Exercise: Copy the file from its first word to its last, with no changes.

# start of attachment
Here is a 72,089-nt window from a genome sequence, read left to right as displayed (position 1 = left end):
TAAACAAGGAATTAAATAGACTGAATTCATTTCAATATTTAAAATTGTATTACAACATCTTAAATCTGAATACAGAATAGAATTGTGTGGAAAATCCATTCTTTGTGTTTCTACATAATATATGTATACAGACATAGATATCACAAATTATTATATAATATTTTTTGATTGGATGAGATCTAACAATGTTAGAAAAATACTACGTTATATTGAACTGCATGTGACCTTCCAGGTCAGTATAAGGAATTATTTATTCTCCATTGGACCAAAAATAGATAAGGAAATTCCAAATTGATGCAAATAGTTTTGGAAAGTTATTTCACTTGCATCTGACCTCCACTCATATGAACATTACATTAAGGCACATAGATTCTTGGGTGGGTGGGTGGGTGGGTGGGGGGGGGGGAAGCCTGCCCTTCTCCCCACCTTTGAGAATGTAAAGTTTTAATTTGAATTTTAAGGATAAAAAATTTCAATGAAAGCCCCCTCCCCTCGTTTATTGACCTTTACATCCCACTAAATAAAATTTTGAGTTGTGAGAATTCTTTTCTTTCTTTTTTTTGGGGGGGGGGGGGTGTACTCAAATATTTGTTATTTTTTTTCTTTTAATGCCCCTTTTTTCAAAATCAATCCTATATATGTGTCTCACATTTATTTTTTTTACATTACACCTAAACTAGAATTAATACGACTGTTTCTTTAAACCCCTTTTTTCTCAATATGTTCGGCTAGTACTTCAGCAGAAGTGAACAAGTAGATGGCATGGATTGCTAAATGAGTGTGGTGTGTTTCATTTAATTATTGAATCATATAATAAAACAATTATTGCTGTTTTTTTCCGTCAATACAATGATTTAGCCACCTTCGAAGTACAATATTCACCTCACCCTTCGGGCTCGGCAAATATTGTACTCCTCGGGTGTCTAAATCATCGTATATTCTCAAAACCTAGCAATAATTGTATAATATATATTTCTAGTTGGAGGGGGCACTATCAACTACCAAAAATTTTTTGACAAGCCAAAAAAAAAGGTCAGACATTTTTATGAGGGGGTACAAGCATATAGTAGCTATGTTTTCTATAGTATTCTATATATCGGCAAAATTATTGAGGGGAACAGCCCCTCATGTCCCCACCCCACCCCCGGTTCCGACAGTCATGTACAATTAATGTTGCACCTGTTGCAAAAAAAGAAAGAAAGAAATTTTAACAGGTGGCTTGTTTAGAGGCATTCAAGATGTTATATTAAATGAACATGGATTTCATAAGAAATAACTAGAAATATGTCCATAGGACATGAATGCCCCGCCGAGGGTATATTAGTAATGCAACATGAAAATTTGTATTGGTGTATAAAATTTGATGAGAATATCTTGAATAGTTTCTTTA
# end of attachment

Here is a 72,089-nt window from a genome sequence, read left to right as displayed (position 1 = left end):
TAAACAAGGAATTAAATAGACTGAATTCATTTCAATATTTAAAATTGTATTACAACATCTTAAATCTGAATACAGAATAGAATTGTGTGGAAAATCCATTCTTTGTGTTTCTACATAATATATGTATACAGACATAGATATCACAAATTATTATATAATATTTTTTGATTGGATGAGATCTAACAATGTTAGAAAAATACTACGTTATATTGAACTGCATGTGACCTTCCAGGTCAGTATAAGGAATTATTTATTCTCCATTGGACCAAAAATAGATAAGGAAATTCCAAATTGATGCAAATAGTTTTGGAAAGTTATTTCACTTGCATCTGACCTCCACTCATATGAACATTACATTAAGGCACATAGATTCTTGGGTGGGTGGGTGGGTGGGTGGGGGGGGGGGAAGCCTGCCCTTCTCCCCACCTTTGAGAATGTAAAGTTTTAATTTGAATTTTAAGGATAAAAAATTTCAATGAAAGCCCCCTCCCCTCGTTTATTGACCTTTACATCCCACTAAATAAAATTTTGAGTTGTGAGAATTCTTTTCTTTCTTTTTTTTGGGGGGGGGGGGGTGTACTCAAATATTTGTTATTTTTTTTCTTTTAATGCCCCTTTTTTCAAAATCAATCCTATATATGTGTCTCACATTTATTTTTTTTACATTACACCTAAACTAGAATTAATACGACTGTTTCTTTAAACCCCTTTTTTCTCAATATGTTCGGCTAGTACTTCAGCAGAAGTGAACAAGTAGATGGCATGGATTGCTAAATGAGTGTGGTGTGTTTCATTTAATTATTGAATCATATAATAAAACAATTATTGCTGTTTTTTTCCGTCAATACAATGATTTAGCCACCTTCGAAGTACAATATTCACCTCACCCTTCGGGCTCGGCAAATATTGTACTCCTCGGGTGTCTAAATCATCGTATATTCTCAAAACCTAGCAATAATTGTATAATATATATTTCTAGTTGGAGGGGGCACTATCAACTACCAAAAATTTTTTGACAAGCCAAAAAAAAAGGTCAGACATTTTTATGAGGGGGTACAAGCATATAGTAGCTATGTTTTCTATAGTATTCTATATATCGGCAAAATTATTGAGGGGAACAGCCCCTCATGTCCCCACCCCACCCCCGGTTCCGACAGTCATGTACAATTAATGTTGCACCTGTTGCAAAAAAAGAAAGAAAGAAATTTTAACAGGTGGCTTGTTTAGAGGCATTCAAGATGTTATATTAAATGAACATGGATTTCATAAGAAATAACTAGAAATATGTCCATAGGACATGAATGCCCCGCCGAGGGTATATTAGTAATGCAACATGAAAATTTGTATTGGTGTATAAAATTTGATGAGAATATCTTGAATAGTTTCTTTA